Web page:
Further responses to the land ethic problem I will briefly discuss two additional responses to the problem of environment fascism raised by Regan. The first –“moral pluralism” – is articulated by Don Marietta. We saw this phrase earlier in Callicott’s reply, where he claimed he was a moral pluralism, but was probably more of a moral relativist, or someone who believe there are many valid ethical positions, but favours one above all others. The view he favoured above others was eco-holism, based on a particular evolutionary-ecological worldview, but as we saw that worldview can also support ethical individualism, if we acknowledge the moral implications of Darwinism. Moral pluralism acknowledges the possibility of multiple and complementary interpretations. The interests of the individual beings (individualism) and the interests of the natural system (holism) could be seen as consistent, and not incompatible, provided that individuals do not over-populate and provided that they do not consume more than they need. This applies both to humans and non-human animals. No one can reasonably dispute that human beings have the ability to act as moral agents, to engage in moral decision-making. The argument for ethical veganism is that because we have this ability, and because we do not require eating animals to subsist and be healthy, we ought not to eat or otherwise exploit them. We can certain restrain ourselves from over-consumption and over-population, if we so choose. We can also control and limit the population of domestic and liminal animals. Moreover, we can act in an ecologically responsible manner by limiting our encroachment on natural lands, the habitats of wild animals, in consideration of their rights to life, space, freedom, and resources. Indirect holism and greenwash Another response to the Regan-Callicott debate worth nothing is the idea of “indirect holism”, advanced by Jon Moline. He says that holism ought to be viewed as a guiding principle, not as a direct duty. The land ethic dictum referred to earlier is meant to guide, not command, in other words. In response to Moline, one may be tempted to ask: if it is a guiding principle, not a direct duty, does it have any weight? What, for example, is to stop it from becoming greenwash? We see this in the example of the hunters and wildlife managers who “cull” deer and other animals and say that it is in the name of the environment. This seems rather disingenuous of them, since the real reason very often seems to be the desire to kill and to protect human property rights and human interests. “Indirect holism” seems to be a way for anthropocentrism to influence and corrupt the land ethic, in other words. However, Moline may be correct in saying that the land ethic dictum is not a direct duty, one that ought to be observed blindly in all circumstances, because clearly – as with all philosophy – it must be interpreted contextually. In that sense, Moline is correct.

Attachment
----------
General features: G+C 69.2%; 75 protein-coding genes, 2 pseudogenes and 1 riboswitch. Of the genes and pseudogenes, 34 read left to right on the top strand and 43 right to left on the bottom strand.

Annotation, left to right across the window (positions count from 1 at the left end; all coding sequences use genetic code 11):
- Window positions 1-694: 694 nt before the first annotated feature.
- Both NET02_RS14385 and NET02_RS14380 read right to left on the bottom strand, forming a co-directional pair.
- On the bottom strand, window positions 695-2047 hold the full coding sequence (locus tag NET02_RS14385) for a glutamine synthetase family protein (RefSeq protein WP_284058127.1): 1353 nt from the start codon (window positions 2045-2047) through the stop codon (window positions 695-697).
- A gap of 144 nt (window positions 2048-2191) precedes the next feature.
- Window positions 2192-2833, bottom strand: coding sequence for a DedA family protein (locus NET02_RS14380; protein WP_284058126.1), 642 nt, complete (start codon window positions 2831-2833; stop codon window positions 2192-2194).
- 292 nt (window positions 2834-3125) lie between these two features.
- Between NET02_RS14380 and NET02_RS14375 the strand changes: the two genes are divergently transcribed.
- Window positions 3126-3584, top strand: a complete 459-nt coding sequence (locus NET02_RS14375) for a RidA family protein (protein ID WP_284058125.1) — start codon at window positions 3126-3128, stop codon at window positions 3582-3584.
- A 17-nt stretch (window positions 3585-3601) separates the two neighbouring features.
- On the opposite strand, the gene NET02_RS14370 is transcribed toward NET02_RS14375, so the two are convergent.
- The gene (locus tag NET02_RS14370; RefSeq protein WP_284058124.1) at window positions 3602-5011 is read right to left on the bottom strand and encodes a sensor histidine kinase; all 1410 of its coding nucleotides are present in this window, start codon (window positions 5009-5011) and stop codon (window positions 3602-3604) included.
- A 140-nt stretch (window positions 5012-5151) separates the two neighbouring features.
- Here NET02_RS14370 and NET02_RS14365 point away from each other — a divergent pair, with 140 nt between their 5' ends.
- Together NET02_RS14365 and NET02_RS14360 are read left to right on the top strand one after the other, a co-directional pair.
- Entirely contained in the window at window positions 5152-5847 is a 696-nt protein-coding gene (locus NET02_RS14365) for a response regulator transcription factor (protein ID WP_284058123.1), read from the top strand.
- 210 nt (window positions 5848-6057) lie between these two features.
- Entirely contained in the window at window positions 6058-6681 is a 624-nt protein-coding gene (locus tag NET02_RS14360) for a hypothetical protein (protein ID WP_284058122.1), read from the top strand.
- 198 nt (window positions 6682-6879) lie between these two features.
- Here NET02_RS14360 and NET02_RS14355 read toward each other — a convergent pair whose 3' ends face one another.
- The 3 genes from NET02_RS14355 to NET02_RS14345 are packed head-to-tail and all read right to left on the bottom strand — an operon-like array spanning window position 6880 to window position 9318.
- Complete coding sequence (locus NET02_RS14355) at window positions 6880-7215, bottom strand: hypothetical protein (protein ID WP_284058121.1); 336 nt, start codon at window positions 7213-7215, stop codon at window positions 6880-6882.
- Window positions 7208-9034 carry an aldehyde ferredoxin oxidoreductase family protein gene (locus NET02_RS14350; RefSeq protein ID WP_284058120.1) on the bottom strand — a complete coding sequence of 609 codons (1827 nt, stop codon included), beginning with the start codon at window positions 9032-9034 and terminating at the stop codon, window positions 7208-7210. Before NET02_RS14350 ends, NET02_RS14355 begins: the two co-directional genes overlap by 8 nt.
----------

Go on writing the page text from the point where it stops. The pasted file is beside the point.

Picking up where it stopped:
[At this point in the lecture I switched to a much less structured free-flowing discourse on issues that pertain to the themes explored above. What follows may be regarded as a series of short meditations on the theme of animal rights and the environment, to stimulate and focus the listener’s concern along these lines.] Broadly speaking, there are two points of intersection between three major types of ethical concern: animal rights, environmental concern, and concern for humanity. 1) The environmental costs of industrial livestock operations (also known as factory farming). The details of why it is harmful can be found in the 2006 United Nations report “Livestock’s Long Shadow” and in the works of scholar Anthony Weiss, among others For the sake brevity, we may note that the costs include global warming, water consumption, water pollution, deforestation, soil erosion, and biodiversity loss. Reducing animals to the status of objects to be eaten, and mass producing and eating animals on an industrial scale, leading to the increase of meat consumption per capita in recent years (referred to by Weis as the “meatification” of society), is contributing to conditions that threaten the possibility of continued life on this planet. The is very clearly an animal rights issue, although it is also framed as an animal welfare issue, and one may be opposed to factory farming for environmental reasons while still opting to reduce animals to the status of food, in violation of their rights. 2) The mass extinction of species, also known as the Earth’s sixth great extinction event. There are roughly 8.7 million species on Earth right now, and the extinction rate has been accelerated by man-made causes by several hundred times. About 150 to 200 species vanish every day. It is estimated that 80 per cent of all species could be gone by 2100. This is largely due to climate change, deforestation and habitat loss (e.g. loss of coral reefs, Amazon rain forest), invader species (e.g. the cane toad, zebra mussel), toxins and pollutions (e.g. extinction of frogs and salamanders is due largely to this and to deforestation), and hunting and “harvesting” of endangered species (e.g. rhinos, shark). Perhaps the most noted advocate for the preservation of biodiversity, E.O. Wilson, says that “future generations will never forgive us for having forsaken biodiversity”, since it is irreplaceable. While not strictly an animal rights issue, it concerns trillions of animals, and may be thought of in terms of indirect rights for animals, through the value we place on them via their status as members of biodiverse and endangered species. Eventually, if climate change continues unabated, all animals will all be gone (including us) in the worst case scenario, termed by James Hansen, the “Venus Syndrome” (the total eradication of life on Earth). Do we have a responsibility to mitigate that now, and if so how? First, let us quickly note that there are five humanistic (or human-centred or anthropocentric) reasons to be concerned with factory farming and the mass extinction of species: (i) Human health – the principally, the prevention of diseases linked to meat consumption. The Physicians Committee for Responsible Medicine has documented this at length. (ii) global human health – the prevention of pandemic diseases borne in factory farms. Dr. Michael Gregor has documented this at length. (iii) Environmental concerns that profoundly affect humanity — global warming and water consumption and pollution, principally. The “Livestock’s Long Shadow” report (2006) referred to earlier documents this at length. (iv) The mass extinction of species can have an adverse effects on humanity insofar as our survival is tied to the survival of other species, based on the complex relationships between species, often likened to a house of card. The work of E.O. Wilson and many other biologists document this at length. (v) And finally, what Marc Bekfoff terms our “compassion footprint” – the idea that by increasing our compassion for animals we are also increasing our capacity to be compassionate for humanity, which is similar to Kant’s argument for the indirect rights of animals, or Tolstoy’s dictum that cruelty to animals is linked to war. In other words, if we harm animals and are insensitive to them, we are more likely to harm other human beings. I bring up these points in order to show that human interests and the interests of non-human animals cannot be easily separated, as is so often done. This is important because most of the social and political movements for climate justice, food justice, water justice, human rights, etc. draw inspiration from an anthropocentric model of environmentalism, not from deep ecology or the land ethic. The most politically dominant model of environmental concern in the world today is based on the protection of human (and only) human interests. A clear example of this is concern for the loss of fish in the oceans due to commercial fishing. Whenever this example is brought up, the interests of the fish are never mentioned; it is only the interests of the fishermen and fishing communities that are raised. Returning to the theme moral pluralism, we can add anthropocentric environmentalism to ethical holism and ethical individualism as potentially complementary worldviews. In fact anthropocentric environmentalism may be viewed as a microcosm of the reconciliation of the other two worldviews, because concern for humanity can be predicated on concern for individual human rights, and on a more holistic concern for humanity as a whole. And while the interests of humans and non-humans are often opposed (as the example of commercial fishing illustrates) they need not necessarily be thought of this way. It is really only the presence of industrialization and unsustainable consumerism that has led to a vast reduction of finite resources (both renewable and non-renewable), pitting the interests of humans against other humans, and humans against non-humans. An ethic of limitations and what economist Herman Daly calls “sustainable sufficiency”, if adhered to, would mitigate and prevent the dire conditions that have led to this global conflict of interests, to begin with. The idea that animal and human interests are consistent with the health of the life systems of Earth may help to bring human-centered environmental justice and pro-animal movements together, politically. This is very important to achieve, in order to strengthen the movement against the type of position that supports factory farming and deforestation and threatens to destroy life on Earth – a position called “the cosmology of domination” and “faith in progress through technology.” This position, dedicated to endless economic growth, despite finite resources and growing human populations, is right now politically dominant, adhered to by corporations and governments. It relies on what has been termed “faith in technology” in order to continue. This industrial-technological worldview regards animals at objects to be used for industrial production, to generate profit. How we look at them literally determines the fate of life on Earth, because of climate change (caused by ILOs) and the mass extinction (which is like a house of cards). Assuming that the technological fixes will not work (which is a fair assumption), and that human beings won’t change their behaviour, we are not far from the collapse of civilization, and beyond that the end of all life on Earth. This has been termed James Hansen’s Venus Syndrome. The Venus Syndrome According to climate scientist James Hansen, if our species burns all the fossil fuels at the current rate [and continue with factory farming] “runaway conditions” will occur. If “the planet gets too warm, the water vapor feedback can cause a runaway greenhouse effect. The ocean boils into the atmosphere and life is extinguished.” He adds: “There may have been times in the Earth’s history when CO2 was as high as 4000 ppm without causing a runaway greenhouse effect. But the solar irradiance was less at that time. What is different about the human-made forcing is the rapidity at which we are increasing it, on the time scale of a century or a few centuries. It does not provide enough time for negative feedbacks, such as changes in the weathering rate, to be a major factor. There is also a danger that humans could cause the release of methane hydrates, perhaps more rapidly than in some of the cases in the geologic record. In my opinion, if we burn all the coal, there is a good chance that we will initiate the runaway greenhouse effect. If we also burn the tar sands and tar shale (a.k.a. oil shale), I think it is a dead certainty. “ Hansen likens this to the famous myth of the Devil’s bargain with Faust, in which the latter sold his soul for temporary wealth. The implication is that the fossil fuel companies have done just that. Regarding the end of life on Earth, caused by fossil fuel use, Hansen writes, “That would be the ultimate Faustian bargain. Mephistopheles would carry off shrieking not only the robber barons, but, unfortunately and permanently, all life on the planet.” Although Hansen does not mention factory farming, we are not remiss in applying his remarks regarding fossil fuel production to factory farms and meat-consumption, as well, because meat consumption (like fossil fuel use) is quite unnecessary. It is what Garvey would term a “luxury emission.” Those who promote it and profit from it have, like the fossil fuel CEOs, entered into the ultimate Faustian bargain. Of course we are not so much concerned with their souls as with the fact that by selling them (so to speak) they have bargained away all life on Earth in the process, much like a gambler who wagers lives that are not his to put at risk. Future generations, as well as current victims of climate change, and all the non-human victims have not had any say in any of this. Cosmologies and ethics The animal rights perspective, frequently ignored in an anthropocentric societies (and almost all human societies meet this description) is critically important for the preservation of life on Earth. Those who are truly concerned with global environmental destruction ought to draw from it in order to augment and strengthen their arguments. Seminal environmental thinker Thomas Berry argues that how we look at the world, the cosmology we adopt, determines how we conduct ourselves. According to Berry, the “story” we tell ourselves determines our decision making. He distinguishes between biocentric and anthropocentric worldviews (though he does not address the conflict between holism and individualism and tends to be more of a holistic thinker). Berry says “the universe is not a collection of objects; it is a communion of subjects.” Does this include animals? Berry says it does, in his forward to the anthology titled A Communion of Subjects (scholarly essays on religion and animals), but does not go so far as to endorse animal rights. We can note that one’s worldview and ethics determine who lives and who dies. Worldviews determine ethics, and ethics determine actions and relations with others, so it is important to talk about them. Viewing animals instrumentally has contributed to climate change, and is also at the root of the Cartesian objectification of nature and other human beings (Kant’s indirect rights argument writ large). A truly basic question to ask is how we choose to see animals: are they food, or are they fellow Earthlings with the same basic rights? Or are they something else? Is there a middle ground on this question? For example, they are often considered food in subsistence cultures, but that does not meant they should be regarded as such in industrial cultures. If you are an animal or a victim of climate change, your very life could hang on this question. One way of looking at animals as food, and not as persons, is famously advanced by Michael Pollan in The Omnivore’s Dilemma and Food Inc. We could term this view “the grassfed beef / free-range chicken ethic” or perhaps “the Michael Pollan ethic.” Popular environmental authors who advocate this sort of view include, but are not limited to George Monbiot, Wendell Berry, Wayne Roberts, Michael Pollan, David Suzuki, and Derrick Jensen. The problems with this view are multiple: 1) it is still not as environmentally sustainable as a vegan diet, even one which relies on industrial agriculture, and certainly not one that relies on local non-industrially produced plants; 2) ethically it is still inhumane and violates animal rights, since there is no such thing as “humane slaughter”, one could argue; 3) the grassfed beef / free-range egg market is unregulated, which means that factory farmed animals are marketed as such (according to Worldwatch Institute). Defining sustainability How do we define sustainability? Should it not be inclusive and egalitarian, or is it acceptable to achieve sustainability through violating the basic rights of others? I would like to propose a definition of sustainability that includes consideration of the rights of both human and non-human animals. We can certainly achieve a fascist ideal of sustainability by eradicating all human life, or killing all pets, but this seems to defeat the purpose of doing so, if sustainability is an ideal that exists in order to achieve acceptable levels of consumption by individuals. The very notion of sustainability is conceived as a way of guiding and adjudicating the use of finite resources by individuals and societies. It is a never fully realizable ideal, but it is nonetheless an important idea for the sake of future generations, animals, the poor, etc. Justice and limitations on rights must be incorporated into the model of sustainability. There seems to be a contradiction in the non-universalizable definition of sustainability, if as we have said the point of creating this ethic in the first place is to protect the living beings of Earth. Recall the logic of the U.S. presence in Vietnam: “we had to destroy the town in order to save it.” Similarly, hunters say they are entitled to destroy animals as part of a natural order? Are non-human animals not part of the natural order? To “cull” animals in the name of the environment seems morally self-contradicting and hypocritical if we are not willing to first look at our own ecological footprints (which most hunters are not willing to do). And as noted above, if we are to be morally consistent in the application of “culling” as a solution to environmental destruction, we would have to start by killing ourselves first; however, that would entail a violation of human rights, so it is unacceptable. So, why is violating animal rights any different? Surely it is possible to achieve the necessary balance that is needed to maintain ecosystems by reducing our consumption and pollution levels, and in the case of animals, re-locating them. Killing human and non-human animals is not necessary to achieve sustainability. The naturalistic fallacy A further question: is it “natural” to eat animals? Why is “natural” assumed to be correct? And what is “natural” anyway? Is the concept socially constructed, and if so, can it be deconstructed? There are three possible responses here: 1) The statement that meat-eating is not natural, for which there is a great deal of physiological and archeological evidence. First, we can note that human beings, while technically omnivores, are the only ape (in the great ape family, which includes orangutans, chimpanzees, gorillas, and bonobos) to consume large amounts of meat. The human body, as it turns out, is poorly adapted to eating meat. On the spectrum of omnivorism, we are very close to herbivores, and far away from carnivores. The fact that human beings can be healthy vegans testifies to all of this. 2) The statement that meat-eating may be natural but that natural is not necessarily good. Recall that animal ethicists invoke rape and murder as examples of “natural” behaviours we ought not to engage in. Also, recall Hume’s dictum that “is does not equal ought.” Saying that we are omnivores does not equal the dictum: “we should eat animals.” 3) That “natural” is something made up to justify exploitation (e.g. the Palaeolithic diet). When Facebook founder Mark Zuckerberg and others like him kill animals for food they do so in the name of a primitivist and naturalistic ethos in order to justify an ethically problematic practice: the taking of another sentient being’s life. This ethos, I would submit, is no different than other socially constructed forms of hierarchical thinking deemed “natural” by proponents, including forms of sexism and racism deemed to be “natural” by their proponents. The classic example that comes to mind is Aristotle’s Great Chain of Being, which creates a hierarchy starting with God and angels, then moving downward to man, animals, and plants at the bottom. The implications are clearly anthropocentric and self-serving. The Paleo food pyramid that prescribes a lot of meat-eating is quite similar to this, insofar as both pyramids are constructed to serve human collective self-interest over non-human nature. The responsibility of human beings Are we really entitled to control animal populations through “culling” when we cannot control human populations, and when we are the cause of ecosystem failure and the mass extinction to begin with? Should we “cull” human populations then? Clearly that is out of the question, and for the same reason, so too should culling animals be out of the question, morally unacceptable. As we saw this ethic is applied inconsistently, to serve human interests at the expense of non-human interests. Rachels and other animal ethicists argue that we need to recognize that we are animals of a type (Darwin) and there are moral implications arising from this fact: it does not give us license to kill them as though it were “natural” to do so. Given that both ethical holism and ethical individualism are socially constructed, perhaps we ought to favour the construction that is most just, which means bringing them together into a new construction – a version of what Berry terms “the new story.” A reconciliation of worldview is necessary because those who favour the environment over rights risk becoming moral monsters and those who favour rights over the environment forget that without the environment individuals cannot exist; they are not pragmatic, and nor do they recognize the value of the biocentric worldview – which it can be argued is our biological legacy. Solutions, all which can be enabled or greatly advanced through greater consideration for animals: • Stop breeding animals; put those that exist in farm sanctuaries • Stop eating animals; eat plant-based whole foods (preferably local over industrial) • Stop deforestation and end extraction industries; recycle and create green jobs instead • Stop commercial fishing; allow the oceans to regain health and biodiversity • Control our own population growth, ethically (e.g. education), not forcibly • Reduce per capita consumption and greenhouse gas emissions and waste, especially in industrial nations • Greatly mitigate greenhouse gas emission and water consumption, especially in terms of fossil fuel use and meat-eating All of the above solutions require a sizeable portion of humanity to change its way of thinking. Many have already done so. One way to change our worldviews significantly is to exercise radical concern for animals – both wild and domestic – enlarging our compassion footprint (so to speak). There is merit in going in this direction even if it is not enough all the problems. As we saw with the indirect rights / compassion footprint argument, changing our worldview to include concern for animals shift the locus of concern away from narcissism to compassion, which is necessary at this time in history if we are to safeguard the conditions that make life possible. To pragmatically advance the goals of environmental anthropocentricsm and ethical holism, the complementary ethic of animal rights should be given greater consideration. Recognizing individuals is practical. The best way to protect rights is through clean environment, best way to protect environment is through recognition of rights of non-human animals (i.e. not eating them, protecting their habitats). As moral decision makers we can always seek to reduce our ecological impact. The principle of ahimsa is important. In David Sztybel’s interpretation of it, it means “best care” which is the “most good and least bad” that can be achieved through our choices and actions. As noted above, we need to define sustainability in a way that is inclusive, against both racism and speciesism, and other forms of discrimination. Social and environmental justice should be guiding principles informing environmental concern and climate change mitigation efforts. Why should environmentalism be inclusive? One way to think about it is that we are all Earthlings, and no one Earthling has the right to destroy the life of any other unnecessarily. We are not predators, and can live without killing other animals, and therefore ought to do so, not only in consideration of their rights, but also in consideration of humanity as a whole (for the humanistic reasons given earlier). The moral quandary of consumption and rights Over-consumption is clearly a bad thing, but what about consumption at all? Does it not infringe on the natural world and biodiversity? This particular view that has led to misanthropism. Would the natural world be better off without us? It is certainly easy to find evidence to support this view. But what about human rights? Deep ecology and ethical holism find intrinsic worth in non-human nature and ecological wholes, while the “rights position” finds intrinsic value in individuals and also in the idea of an ethical community composed of individuals, but not the ecosystem or Earth or nature as a whole. Perhaps these two ideals can be reconciled provided we see that the rights of individuals requires their existence, and their existence requires respect for the natural world upon which their existence is dependant. Can this ideal be achieved? Yes, if there is a limitation on the positive rights of individuals, in consideration of the negative rights of all others, so that the right to water (for example) does not exceed necessity and diminish access to water enough to live on the part of others. Kant says that seeking happiness is not a bad thing, as long as it does not infringe on the moral law. The moral law, if we recall, simply says that we need to be considerate of all others, to “universalize the maxims of our actions.” This ethic leaves room for rational beings to exist, but with limitations that they (ideally) impose on themselves, out of a sense of moral duty to others. This corresponds with the ideal of “sustainable sufficiency”, as defined by economist Herman Daly; the idea simply means that we can take as much as we need, but not more. A holistic understanding of the natural world, and efforts to preserve it, can aid us in protecting individual rights, provided that we understand positive rights as consistent with a strong conservation ethic, and limitations on consumption, for the good of all (often termed the common good).